I’m a season ticket holder and a ballet geek. I’m not rich, I’m not snotty, I didn’t dance in earlier years, I just really like ballet, and Tulsa has a good one, and it’s quite affordable to attend.
I love it every bit as much as I love the NFL. I shrugged off the earlier fundraising email that sent up warning flags about coming tax issues and donations, infuriating as it was. First, this fundraising plea, in all of it’s inoffensiveness:
I hope you will consider making a year-end gift so that Tulsa Ballet can maintain these extraordinary standards. Just to remind you of what your contributions annually make possible at Tulsa Ballet:
Tulsa Ballet serves 2,000 at-risk youth annually in educational outreach programs, transforming their lives and introducing them to the arts and new forms of expression.
The Center for Dance Education offers financial-need scholarships to 30 students each year, providing them with the most superior ballet training in the region by internationally-renowned instructors.
Staff welcomes over 8,000 clients of area social service agencies to the ballet dress rehearsals at the Performing Arts Center.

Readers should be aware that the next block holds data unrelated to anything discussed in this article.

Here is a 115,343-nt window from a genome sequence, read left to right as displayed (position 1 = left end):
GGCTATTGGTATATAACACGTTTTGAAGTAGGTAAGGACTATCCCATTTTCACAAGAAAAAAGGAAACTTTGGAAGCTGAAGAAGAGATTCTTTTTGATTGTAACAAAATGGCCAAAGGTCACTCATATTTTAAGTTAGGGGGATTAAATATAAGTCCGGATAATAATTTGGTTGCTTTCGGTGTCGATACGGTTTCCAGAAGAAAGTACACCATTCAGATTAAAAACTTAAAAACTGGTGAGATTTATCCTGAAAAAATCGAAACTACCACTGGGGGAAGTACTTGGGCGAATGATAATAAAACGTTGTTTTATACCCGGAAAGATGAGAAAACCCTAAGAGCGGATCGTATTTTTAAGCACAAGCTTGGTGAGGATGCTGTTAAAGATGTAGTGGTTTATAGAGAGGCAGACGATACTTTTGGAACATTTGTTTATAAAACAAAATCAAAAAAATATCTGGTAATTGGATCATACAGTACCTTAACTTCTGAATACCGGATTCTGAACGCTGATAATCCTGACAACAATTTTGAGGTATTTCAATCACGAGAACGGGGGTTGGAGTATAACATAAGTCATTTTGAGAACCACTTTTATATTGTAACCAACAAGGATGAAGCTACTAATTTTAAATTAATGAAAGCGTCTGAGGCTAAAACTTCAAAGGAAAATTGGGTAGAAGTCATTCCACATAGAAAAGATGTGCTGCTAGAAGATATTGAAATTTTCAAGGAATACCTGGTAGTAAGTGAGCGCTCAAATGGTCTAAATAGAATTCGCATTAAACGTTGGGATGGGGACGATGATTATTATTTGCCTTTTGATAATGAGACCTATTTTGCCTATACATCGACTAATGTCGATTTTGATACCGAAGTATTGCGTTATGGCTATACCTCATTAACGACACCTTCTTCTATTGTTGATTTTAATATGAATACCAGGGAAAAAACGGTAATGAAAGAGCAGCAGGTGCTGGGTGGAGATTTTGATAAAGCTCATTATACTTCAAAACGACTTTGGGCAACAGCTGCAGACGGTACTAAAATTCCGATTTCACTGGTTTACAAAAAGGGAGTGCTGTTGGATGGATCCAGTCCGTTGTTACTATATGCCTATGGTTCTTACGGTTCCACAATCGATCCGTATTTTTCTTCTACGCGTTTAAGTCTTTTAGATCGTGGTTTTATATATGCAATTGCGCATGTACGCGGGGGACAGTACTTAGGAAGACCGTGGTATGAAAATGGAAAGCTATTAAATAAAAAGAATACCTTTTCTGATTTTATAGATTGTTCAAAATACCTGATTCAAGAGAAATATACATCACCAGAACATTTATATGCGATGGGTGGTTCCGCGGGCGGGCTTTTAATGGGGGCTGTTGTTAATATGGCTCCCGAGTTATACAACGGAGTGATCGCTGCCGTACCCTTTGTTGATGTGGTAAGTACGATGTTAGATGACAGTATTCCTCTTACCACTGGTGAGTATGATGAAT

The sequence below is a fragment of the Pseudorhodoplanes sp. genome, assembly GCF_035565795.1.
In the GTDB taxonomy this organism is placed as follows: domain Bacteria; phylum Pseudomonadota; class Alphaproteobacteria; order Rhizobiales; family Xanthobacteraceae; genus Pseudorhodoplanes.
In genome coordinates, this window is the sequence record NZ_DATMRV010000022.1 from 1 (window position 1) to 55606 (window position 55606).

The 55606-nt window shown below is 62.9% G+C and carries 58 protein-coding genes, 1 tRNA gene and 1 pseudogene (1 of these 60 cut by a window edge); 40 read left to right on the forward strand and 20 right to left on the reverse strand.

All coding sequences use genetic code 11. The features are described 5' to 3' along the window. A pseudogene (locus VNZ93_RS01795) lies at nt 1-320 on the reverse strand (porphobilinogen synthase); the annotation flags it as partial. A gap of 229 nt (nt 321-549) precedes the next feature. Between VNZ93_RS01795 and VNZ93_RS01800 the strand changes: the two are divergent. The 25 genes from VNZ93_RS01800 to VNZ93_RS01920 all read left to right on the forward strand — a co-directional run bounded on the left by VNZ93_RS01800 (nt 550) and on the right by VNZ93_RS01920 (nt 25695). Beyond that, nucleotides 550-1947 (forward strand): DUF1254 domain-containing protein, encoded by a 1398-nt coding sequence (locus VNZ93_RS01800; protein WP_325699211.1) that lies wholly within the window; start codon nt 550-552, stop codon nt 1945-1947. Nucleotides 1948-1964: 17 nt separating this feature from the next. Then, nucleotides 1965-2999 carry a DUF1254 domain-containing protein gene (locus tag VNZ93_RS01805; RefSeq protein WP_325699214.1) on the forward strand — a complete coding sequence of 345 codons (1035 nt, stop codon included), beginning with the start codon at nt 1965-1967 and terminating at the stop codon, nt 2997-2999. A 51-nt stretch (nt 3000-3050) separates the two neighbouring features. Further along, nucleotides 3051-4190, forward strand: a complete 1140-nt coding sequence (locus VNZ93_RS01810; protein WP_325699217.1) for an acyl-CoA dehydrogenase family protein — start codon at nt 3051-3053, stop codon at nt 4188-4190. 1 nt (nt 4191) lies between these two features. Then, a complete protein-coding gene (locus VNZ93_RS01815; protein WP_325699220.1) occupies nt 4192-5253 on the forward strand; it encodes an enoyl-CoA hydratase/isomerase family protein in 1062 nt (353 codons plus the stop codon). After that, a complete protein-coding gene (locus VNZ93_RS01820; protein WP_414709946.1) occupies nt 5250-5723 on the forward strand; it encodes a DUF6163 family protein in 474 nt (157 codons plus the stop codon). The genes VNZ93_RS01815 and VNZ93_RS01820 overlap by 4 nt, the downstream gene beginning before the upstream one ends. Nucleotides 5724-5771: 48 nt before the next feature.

I don’t have a program handy, but as I recall, there’s not one Oklahoma dancer in Tulsa Ballet’s troupe, which is perfectly fine by me (there’s not even that many Americans fwiw). Seriously – I don’t care. The show is the show – that’s my interest. The quality of the ballet itself is literally all that interests me.
I’m guessing that some ballet benefactors care about scholarships and exposure to the needy children of the fair city
I’m also guessing that somewhere, someone exists who is concerned about at-risk youth not getting enough exposure to ballet, a fine art that I not only respect but enjoy; that said, I do wonder: how much money is being wasted attempting to expose at-risk youth to a fine-art none of them, regardless of race, creed or culture, is going to give a shit about?
In my very white, very middle-class social group, I’m the only person I know of who has season tickets to the ballet, and this counts people who used to, er, ballet. If my peer group isn’t scooping up season tickets or forcing their offspring into the pursuit, then seriously, why the emphasis on the fair city’s underprivileged.
Oh … I get it. I do. No, seriously, I do.
The point is the point, though – ballet is not appreciated or consumed by the vast swath of the public, and that’s not really surprising. Unless you really like it, it’s boring, tedious, pretentious and forced. For most people who go see the Nutcracker every December, it’s spinach, sort of like going to church on Easter. It’s something you do because it’s expected, not enjoyed.
I appreciate Tulsa Ballet’s efforts and I’m new to the game, but fundraising aimed at me illustrating how much money is thrown at people who will never enjoy, appreciate or experience the Ballet’s efforts is a wasted attempt at fundraising. The economy is collapsing, and even in the best of times, my interest at ballet’s efforts to interest at-risk youth would be, er, minimal.
Just. Don’t. Care.